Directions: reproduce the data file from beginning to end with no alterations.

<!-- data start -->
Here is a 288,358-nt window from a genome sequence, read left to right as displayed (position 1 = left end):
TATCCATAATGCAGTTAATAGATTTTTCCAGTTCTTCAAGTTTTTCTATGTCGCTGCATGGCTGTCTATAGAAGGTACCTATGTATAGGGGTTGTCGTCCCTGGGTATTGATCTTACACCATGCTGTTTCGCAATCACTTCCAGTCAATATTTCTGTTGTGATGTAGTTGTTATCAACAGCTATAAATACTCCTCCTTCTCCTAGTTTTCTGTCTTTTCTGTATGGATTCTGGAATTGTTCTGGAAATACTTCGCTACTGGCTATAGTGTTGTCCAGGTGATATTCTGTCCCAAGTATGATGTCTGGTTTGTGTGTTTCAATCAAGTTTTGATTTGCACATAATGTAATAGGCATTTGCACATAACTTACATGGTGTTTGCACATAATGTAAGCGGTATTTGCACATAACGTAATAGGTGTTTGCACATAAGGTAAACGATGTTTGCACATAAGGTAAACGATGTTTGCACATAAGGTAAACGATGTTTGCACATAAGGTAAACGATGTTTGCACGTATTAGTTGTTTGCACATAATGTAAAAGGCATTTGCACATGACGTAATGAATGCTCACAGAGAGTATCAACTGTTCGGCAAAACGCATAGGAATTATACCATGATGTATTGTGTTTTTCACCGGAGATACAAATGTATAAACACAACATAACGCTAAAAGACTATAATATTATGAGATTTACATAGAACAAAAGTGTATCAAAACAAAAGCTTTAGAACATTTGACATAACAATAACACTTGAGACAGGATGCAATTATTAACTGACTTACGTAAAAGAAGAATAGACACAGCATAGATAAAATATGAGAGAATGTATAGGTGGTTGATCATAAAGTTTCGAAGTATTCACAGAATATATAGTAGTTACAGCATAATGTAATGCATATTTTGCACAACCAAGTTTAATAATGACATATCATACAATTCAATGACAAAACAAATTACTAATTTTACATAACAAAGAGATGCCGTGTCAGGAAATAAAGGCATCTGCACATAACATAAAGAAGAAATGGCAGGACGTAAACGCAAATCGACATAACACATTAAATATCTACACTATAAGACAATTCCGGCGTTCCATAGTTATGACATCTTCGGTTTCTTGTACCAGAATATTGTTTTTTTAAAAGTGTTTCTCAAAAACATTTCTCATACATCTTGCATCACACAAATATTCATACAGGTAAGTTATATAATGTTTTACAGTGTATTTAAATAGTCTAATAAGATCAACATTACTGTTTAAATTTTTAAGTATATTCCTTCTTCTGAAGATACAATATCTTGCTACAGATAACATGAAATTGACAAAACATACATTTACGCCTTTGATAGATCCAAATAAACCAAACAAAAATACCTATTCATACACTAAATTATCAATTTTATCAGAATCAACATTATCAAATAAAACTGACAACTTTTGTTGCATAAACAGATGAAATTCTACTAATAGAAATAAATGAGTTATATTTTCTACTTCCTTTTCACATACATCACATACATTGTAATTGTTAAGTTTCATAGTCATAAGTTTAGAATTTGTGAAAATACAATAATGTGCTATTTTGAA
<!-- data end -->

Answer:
Here is a 288,358-nt window from a genome sequence, read left to right as displayed (position 1 = left end):
TATCCATAATGCAGTTAATAGATTTTTCCAGTTCTTCAAGTTTTTCTATGTCGCTGCATGGCTGTCTATAGAAGGTACCTATGTATAGGGGTTGTCGTCCCTGGGTATTGATCTTACACCATGCTGTTTCGCAATCACTTCCAGTCAATATTTCTGTTGTGATGTAGTTGTTATCAACAGCTATAAATACTCCTCCTTCTCCTAGTTTTCTGTCTTTTCTGTATGGATTCTGGAATTGTTCTGGAAATACTTCGCTACTGGCTATAGTGTTGTCCAGGTGATATTCTGTCCCAAGTATGATGTCTGGTTTGTGTGTTTCAATCAAGTTTTGATTTGCACATAATGTAATAGGCATTTGCACATAACTTACATGGTGTTTGCACATAATGTAAGCGGTATTTGCACATAACGTAATAGGTGTTTGCACATAAGGTAAACGATGTTTGCACATAAGGTAAACGATGTTTGCACATAAGGTAAACGATGTTTGCACATAAGGTAAACGATGTTTGCACGTATTAGTTGTTTGCACATAATGTAAAAGGCATTTGCACATGACGTAATGAATGCTCACAGAGAGTATCAACTGTTCGGCAAAACGCATAGGAATTATACCATGATGTATTGTGTTTTTCACCGGAGATACAAATGTATAAACACAACATAACGCTAAAAGACTATAATATTATGAGATTTACATAGAACAAAAGTGTATCAAAACAAAAGCTTTAGAACATTTGACATAACAATAACACTTGAGACAGGATGCAATTATTAACTGACTTACGTAAAAGAAGAATAGACACAGCATAGATAAAATATGAGAGAATGTATAGGTGGTTGATCATAAAGTTTCGAAGTATTCACAGAATATATAGTAGTTACAGCATAATGTAATGCATATTTTGCACAACCAAGTTTAATAATGACATATCATACAATTCAATGACAAAACAAATTACTAATTTTACATAACAAAGAGATGCCGTGTCAGGAAATAAAGGCATCTGCACATAACATAAAGAAGAAATGGCAGGACGTAAACGCAAATCGACATAACACATTAAATATCTACACTATAAGACAATTCCGGCGTTCCATAGTTATGACATCTTCGGTTTCTTGTACCAGAATATTGTTTTTTTAAAAGTGTTTCTCAAAAACATTTCTCATACATCTTGCATCACACAAATATTCATACAGGTAAGTTATATAATGTTTTACAGTGTATTTAAATAGTCTAATAAGATCAACATTACTGTTTAAATTTTTAAGTATATTCCTTCTTCTGAAGATACAATATCTTGCTACAGATAACATGAAATTGACAAAACATACATTTACGCCTTTGATAGATCCAAATAAACCAAACAAAAATACCTATTCATACACTAAATTATCAATTTTATCAGAATCAACATTATCAAATAAAACTGACAACTTTTGTTGCATAAACAGATGAAATTCTACTAATAGAAATAAATGAGTTATATTTTCTACTTCCTTTTCACATACATCACATACATTGTAATTGTTAAGTTTCATAGTCATAAGTTTAGAATTTGTGAAAATACAATAATGTGCTATTTTGAA